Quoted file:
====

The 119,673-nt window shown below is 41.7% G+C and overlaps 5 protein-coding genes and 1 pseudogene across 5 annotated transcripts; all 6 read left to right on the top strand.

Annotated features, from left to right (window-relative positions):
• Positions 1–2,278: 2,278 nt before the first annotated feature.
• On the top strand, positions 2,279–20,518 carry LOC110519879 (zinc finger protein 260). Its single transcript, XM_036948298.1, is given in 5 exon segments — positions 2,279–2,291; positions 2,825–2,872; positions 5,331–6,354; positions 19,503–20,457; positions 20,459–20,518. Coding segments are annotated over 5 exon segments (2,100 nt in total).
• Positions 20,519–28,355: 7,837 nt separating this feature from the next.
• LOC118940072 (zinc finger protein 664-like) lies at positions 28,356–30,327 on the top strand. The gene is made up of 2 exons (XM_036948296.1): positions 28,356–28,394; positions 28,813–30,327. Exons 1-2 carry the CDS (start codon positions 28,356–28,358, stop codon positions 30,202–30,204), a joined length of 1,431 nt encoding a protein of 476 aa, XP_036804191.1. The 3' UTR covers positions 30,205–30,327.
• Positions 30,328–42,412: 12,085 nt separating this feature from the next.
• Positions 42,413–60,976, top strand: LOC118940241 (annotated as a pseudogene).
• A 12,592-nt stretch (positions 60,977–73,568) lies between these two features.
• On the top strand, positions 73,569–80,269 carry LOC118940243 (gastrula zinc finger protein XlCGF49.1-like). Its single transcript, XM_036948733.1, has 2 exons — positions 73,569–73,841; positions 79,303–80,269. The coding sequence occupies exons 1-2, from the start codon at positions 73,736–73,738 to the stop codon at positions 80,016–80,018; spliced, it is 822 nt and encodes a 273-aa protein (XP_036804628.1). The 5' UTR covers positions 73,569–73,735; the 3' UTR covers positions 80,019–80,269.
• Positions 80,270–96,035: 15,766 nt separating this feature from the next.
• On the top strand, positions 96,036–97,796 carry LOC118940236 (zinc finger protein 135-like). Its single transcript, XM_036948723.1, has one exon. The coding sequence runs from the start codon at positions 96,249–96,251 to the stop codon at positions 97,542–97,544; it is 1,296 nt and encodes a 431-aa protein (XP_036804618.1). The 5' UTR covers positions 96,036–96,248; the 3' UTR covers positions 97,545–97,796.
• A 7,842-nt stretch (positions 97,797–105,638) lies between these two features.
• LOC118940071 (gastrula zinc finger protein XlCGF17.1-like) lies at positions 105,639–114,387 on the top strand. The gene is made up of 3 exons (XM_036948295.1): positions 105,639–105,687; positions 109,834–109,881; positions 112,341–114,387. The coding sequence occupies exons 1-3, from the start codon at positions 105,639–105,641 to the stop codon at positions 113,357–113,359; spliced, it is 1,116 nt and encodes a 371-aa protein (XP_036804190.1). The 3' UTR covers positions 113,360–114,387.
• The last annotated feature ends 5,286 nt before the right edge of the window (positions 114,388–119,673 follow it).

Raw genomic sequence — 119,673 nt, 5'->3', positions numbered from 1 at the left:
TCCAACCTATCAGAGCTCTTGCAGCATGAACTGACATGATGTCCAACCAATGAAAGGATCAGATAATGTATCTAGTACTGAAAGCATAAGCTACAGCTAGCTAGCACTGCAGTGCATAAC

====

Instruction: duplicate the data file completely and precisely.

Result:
The 119,673-nt window shown below is 41.7% G+C and overlaps 5 protein-coding genes and 1 pseudogene across 5 annotated transcripts; all 6 read left to right on the top strand.

Annotated features, from left to right (window-relative positions):
• Positions 1–2,278: 2,278 nt before the first annotated feature.
• On the top strand, positions 2,279–20,518 carry LOC110519879 (zinc finger protein 260). Its single transcript, XM_036948298.1, is given in 5 exon segments — positions 2,279–2,291; positions 2,825–2,872; positions 5,331–6,354; positions 19,503–20,457; positions 20,459–20,518. Coding segments are annotated over 5 exon segments (2,100 nt in total).
• Positions 20,519–28,355: 7,837 nt separating this feature from the next.
• LOC118940072 (zinc finger protein 664-like) lies at positions 28,356–30,327 on the top strand. The gene is made up of 2 exons (XM_036948296.1): positions 28,356–28,394; positions 28,813–30,327. Exons 1-2 carry the CDS (start codon positions 28,356–28,358, stop codon positions 30,202–30,204), a joined length of 1,431 nt encoding a protein of 476 aa, XP_036804191.1. The 3' UTR covers positions 30,205–30,327.
• Positions 30,328–42,412: 12,085 nt separating this feature from the next.
• Positions 42,413–60,976, top strand: LOC118940241 (annotated as a pseudogene).
• A 12,592-nt stretch (positions 60,977–73,568) lies between these two features.
• On the top strand, positions 73,569–80,269 carry LOC118940243 (gastrula zinc finger protein XlCGF49.1-like). Its single transcript, XM_036948733.1, has 2 exons — positions 73,569–73,841; positions 79,303–80,269. The coding sequence occupies exons 1-2, from the start codon at positions 73,736–73,738 to the stop codon at positions 80,016–80,018; spliced, it is 822 nt and encodes a 273-aa protein (XP_036804628.1). The 5' UTR covers positions 73,569–73,735; the 3' UTR covers positions 80,019–80,269.
• Positions 80,270–96,035: 15,766 nt separating this feature from the next.
• On the top strand, positions 96,036–97,796 carry LOC118940236 (zinc finger protein 135-like). Its single transcript, XM_036948723.1, has one exon. The coding sequence runs from the start codon at positions 96,249–96,251 to the stop codon at positions 97,542–97,544; it is 1,296 nt and encodes a 431-aa protein (XP_036804618.1). The 5' UTR covers positions 96,036–96,248; the 3' UTR covers positions 97,545–97,796.
• A 7,842-nt stretch (positions 97,797–105,638) lies between these two features.
• LOC118940071 (gastrula zinc finger protein XlCGF17.1-like) lies at positions 105,639–114,387 on the top strand. The gene is made up of 3 exons (XM_036948295.1): positions 105,639–105,687; positions 109,834–109,881; positions 112,341–114,387. The coding sequence occupies exons 1-3, from the start codon at positions 105,639–105,641 to the stop codon at positions 113,357–113,359; spliced, it is 1,116 nt and encodes a 371-aa protein (XP_036804190.1). The 3' UTR covers positions 113,360–114,387.
• The last annotated feature ends 5,286 nt before the right edge of the window (positions 114,388–119,673 follow it).

Raw genomic sequence — 119,673 nt, 5'->3', positions numbered from 1 at the left:
TCCAACCTATCAGAGCTCTTGCAGCATGAACTGACATGATGTCCAACCAATGAAAGGATCAGATAATGTATCTAGTACTGAAAGCATAAGCTACAGCTAGCTAGCACTGCAGTGCATAAC